Comparative oxygen consumption rates of subitaneous and delayed hatching eggs of the calanoid copepod Acartia tonsa (Dana)

Benni Winding Hansen, Guillaume Drillet

Publikation: Bidrag til tidsskriftTidsskriftartikelForskningpeer review

Resumé

Life history strategies can be adaptations to existence in e.g. unstable environments. Under stressful environmental conditions mobile species tend to migrate to more suitable places, but migration in time by dormancy is another durable strategy. More than 50 species of calanoid copepods can produce diapause eggs requiring a long refractory phase. Delayed hatching eggs (DHE; maternally determined oligopause eggs hatching within > 72 h to a month) have been described as a state between diapause and subitaneous (hatching within 24–72 h) because of their very short refractory phase. We used nanorespirometry to monitor initial oxygen consumption rate of individual eggs of the ubiquitous neritic calanoid copepod Acartia tonsa to distinguish between subitaneous and DHE. We hypothesized that subitaneous eggs exhibit higher initial oxygen consumption rates than DHE, and that initial egg oxygen consumption rate is correlated to the time for the individual egg to hatch. Subitaneous eggs exhibited higher initial oxygen consumption rates than DHE and there were no pattern in initial oxygen consumption rates vs. time to hatch or die from the eggs. Variability in initial oxygen consumption rates within batches of both subitaneous and DHE, as well as between these egg types, is prevalent. There was a continuum from sluggish- to fast metabolising eggs considering initial oxygen consumption rates most likely reflecting phenotypic variation within cohorts. No matter the individual initial egg oxygen consumption rate, embryogenesis took place with unpredicted rates and most eggs eventually hatched. Based on our observations and theoretical considerations we suggest that DHE follow a U shape metabolism pattern with time as described for true diapause eggs. DHE strategy (oligopause) is an important life history trait allowing the spread of hatching over a period of time (a month or two), increasing the likelihood that some offspring encounter suitable environmental conditions and can contribute to the pelagic population of neritic calanoids in environmental fluctuating environments.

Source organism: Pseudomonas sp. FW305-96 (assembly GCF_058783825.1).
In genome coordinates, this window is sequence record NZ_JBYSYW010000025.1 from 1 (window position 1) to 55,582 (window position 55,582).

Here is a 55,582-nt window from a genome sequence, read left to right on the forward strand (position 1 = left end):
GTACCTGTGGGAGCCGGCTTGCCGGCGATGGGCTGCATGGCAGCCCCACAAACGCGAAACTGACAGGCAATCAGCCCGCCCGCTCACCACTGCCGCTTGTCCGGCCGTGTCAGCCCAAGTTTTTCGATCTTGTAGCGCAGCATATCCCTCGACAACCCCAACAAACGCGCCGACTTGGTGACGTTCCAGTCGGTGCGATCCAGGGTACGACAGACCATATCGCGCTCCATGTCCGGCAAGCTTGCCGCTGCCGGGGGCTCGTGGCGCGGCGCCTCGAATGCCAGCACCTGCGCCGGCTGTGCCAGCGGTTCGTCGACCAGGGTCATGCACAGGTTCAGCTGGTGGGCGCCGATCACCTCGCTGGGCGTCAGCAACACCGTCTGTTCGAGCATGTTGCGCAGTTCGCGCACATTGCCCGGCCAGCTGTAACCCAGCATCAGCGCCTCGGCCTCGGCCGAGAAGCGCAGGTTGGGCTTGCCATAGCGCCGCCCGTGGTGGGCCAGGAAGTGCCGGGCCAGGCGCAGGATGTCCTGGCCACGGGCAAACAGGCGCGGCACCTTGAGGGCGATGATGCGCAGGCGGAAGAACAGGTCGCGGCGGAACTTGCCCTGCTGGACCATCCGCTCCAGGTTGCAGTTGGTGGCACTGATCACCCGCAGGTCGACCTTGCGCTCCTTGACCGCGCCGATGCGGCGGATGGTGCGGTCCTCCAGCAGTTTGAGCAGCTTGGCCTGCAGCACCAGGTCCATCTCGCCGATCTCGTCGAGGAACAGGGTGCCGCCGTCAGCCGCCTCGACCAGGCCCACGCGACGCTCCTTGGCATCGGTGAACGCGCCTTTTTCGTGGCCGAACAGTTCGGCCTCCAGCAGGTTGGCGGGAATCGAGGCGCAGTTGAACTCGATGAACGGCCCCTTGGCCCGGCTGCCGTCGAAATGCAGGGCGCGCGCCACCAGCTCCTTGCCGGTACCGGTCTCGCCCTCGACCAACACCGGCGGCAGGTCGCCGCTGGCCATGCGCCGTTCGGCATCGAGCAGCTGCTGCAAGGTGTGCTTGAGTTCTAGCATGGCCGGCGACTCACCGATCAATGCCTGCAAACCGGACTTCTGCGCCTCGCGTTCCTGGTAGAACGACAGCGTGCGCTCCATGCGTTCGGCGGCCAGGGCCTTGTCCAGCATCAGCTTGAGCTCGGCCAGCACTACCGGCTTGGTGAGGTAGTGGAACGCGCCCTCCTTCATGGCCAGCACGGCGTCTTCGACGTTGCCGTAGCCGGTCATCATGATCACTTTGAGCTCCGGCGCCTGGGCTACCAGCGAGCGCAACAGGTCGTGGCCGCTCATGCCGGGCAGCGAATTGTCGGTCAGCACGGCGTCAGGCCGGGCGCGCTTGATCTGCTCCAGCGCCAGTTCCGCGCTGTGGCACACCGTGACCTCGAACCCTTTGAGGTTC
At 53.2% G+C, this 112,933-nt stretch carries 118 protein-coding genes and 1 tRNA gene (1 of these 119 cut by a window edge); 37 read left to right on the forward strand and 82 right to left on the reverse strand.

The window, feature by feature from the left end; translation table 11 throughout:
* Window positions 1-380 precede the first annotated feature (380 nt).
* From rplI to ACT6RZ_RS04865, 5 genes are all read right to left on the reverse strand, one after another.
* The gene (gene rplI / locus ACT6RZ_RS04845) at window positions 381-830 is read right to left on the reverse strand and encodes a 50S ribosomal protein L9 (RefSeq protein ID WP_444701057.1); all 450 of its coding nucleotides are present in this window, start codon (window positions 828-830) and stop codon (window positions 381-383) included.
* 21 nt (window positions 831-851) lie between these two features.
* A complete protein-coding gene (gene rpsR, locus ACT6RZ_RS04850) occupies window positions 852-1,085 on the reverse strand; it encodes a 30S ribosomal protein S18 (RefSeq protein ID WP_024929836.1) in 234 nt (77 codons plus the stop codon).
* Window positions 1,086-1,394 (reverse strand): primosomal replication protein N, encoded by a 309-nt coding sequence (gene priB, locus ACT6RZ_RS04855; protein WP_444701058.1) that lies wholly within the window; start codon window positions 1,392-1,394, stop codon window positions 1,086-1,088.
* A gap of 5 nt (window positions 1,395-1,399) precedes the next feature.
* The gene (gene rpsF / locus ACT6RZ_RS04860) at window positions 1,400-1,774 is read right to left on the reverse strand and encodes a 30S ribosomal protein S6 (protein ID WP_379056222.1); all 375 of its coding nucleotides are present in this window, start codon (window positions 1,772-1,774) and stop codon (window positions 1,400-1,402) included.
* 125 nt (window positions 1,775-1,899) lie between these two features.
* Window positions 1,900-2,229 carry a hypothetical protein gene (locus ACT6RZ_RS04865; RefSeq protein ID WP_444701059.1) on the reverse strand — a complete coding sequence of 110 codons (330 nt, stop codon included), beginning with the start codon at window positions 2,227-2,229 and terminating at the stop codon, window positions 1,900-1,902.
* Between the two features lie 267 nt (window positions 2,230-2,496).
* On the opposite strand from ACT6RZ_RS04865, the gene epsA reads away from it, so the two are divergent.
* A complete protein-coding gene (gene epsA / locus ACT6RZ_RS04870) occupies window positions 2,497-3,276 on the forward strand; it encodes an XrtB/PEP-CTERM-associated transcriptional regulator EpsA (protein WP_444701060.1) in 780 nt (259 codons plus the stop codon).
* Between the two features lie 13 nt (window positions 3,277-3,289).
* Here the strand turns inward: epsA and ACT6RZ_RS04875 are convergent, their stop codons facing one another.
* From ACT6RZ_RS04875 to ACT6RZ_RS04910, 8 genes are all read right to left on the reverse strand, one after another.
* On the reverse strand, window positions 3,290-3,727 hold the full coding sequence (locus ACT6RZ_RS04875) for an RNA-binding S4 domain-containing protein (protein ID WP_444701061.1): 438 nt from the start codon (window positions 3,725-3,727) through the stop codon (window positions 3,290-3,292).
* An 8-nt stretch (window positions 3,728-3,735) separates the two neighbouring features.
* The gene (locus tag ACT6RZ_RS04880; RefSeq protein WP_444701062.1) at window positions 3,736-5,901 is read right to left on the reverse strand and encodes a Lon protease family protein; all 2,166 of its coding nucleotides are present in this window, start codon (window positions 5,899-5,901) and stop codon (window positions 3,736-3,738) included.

OriginalsprogEngelsk
TidsskriftJournal of Experimental Marine Biology and Ecology
Vol/bind442
Sider (fra-til)66-69
ISSN0022-0981
DOI
StatusUdgivet - 2013

Emneord

  • Calanoid copepod
  • Delayed hatching egg
  • Diapause
  • Life strategy
  • Nanorespirometry
  • Subitaneous egg

Citer dette

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title = "Comparative oxygen consumption rates of subitaneous and delayed hatching eggs of the calanoid copepod Acartia tonsa (Dana)",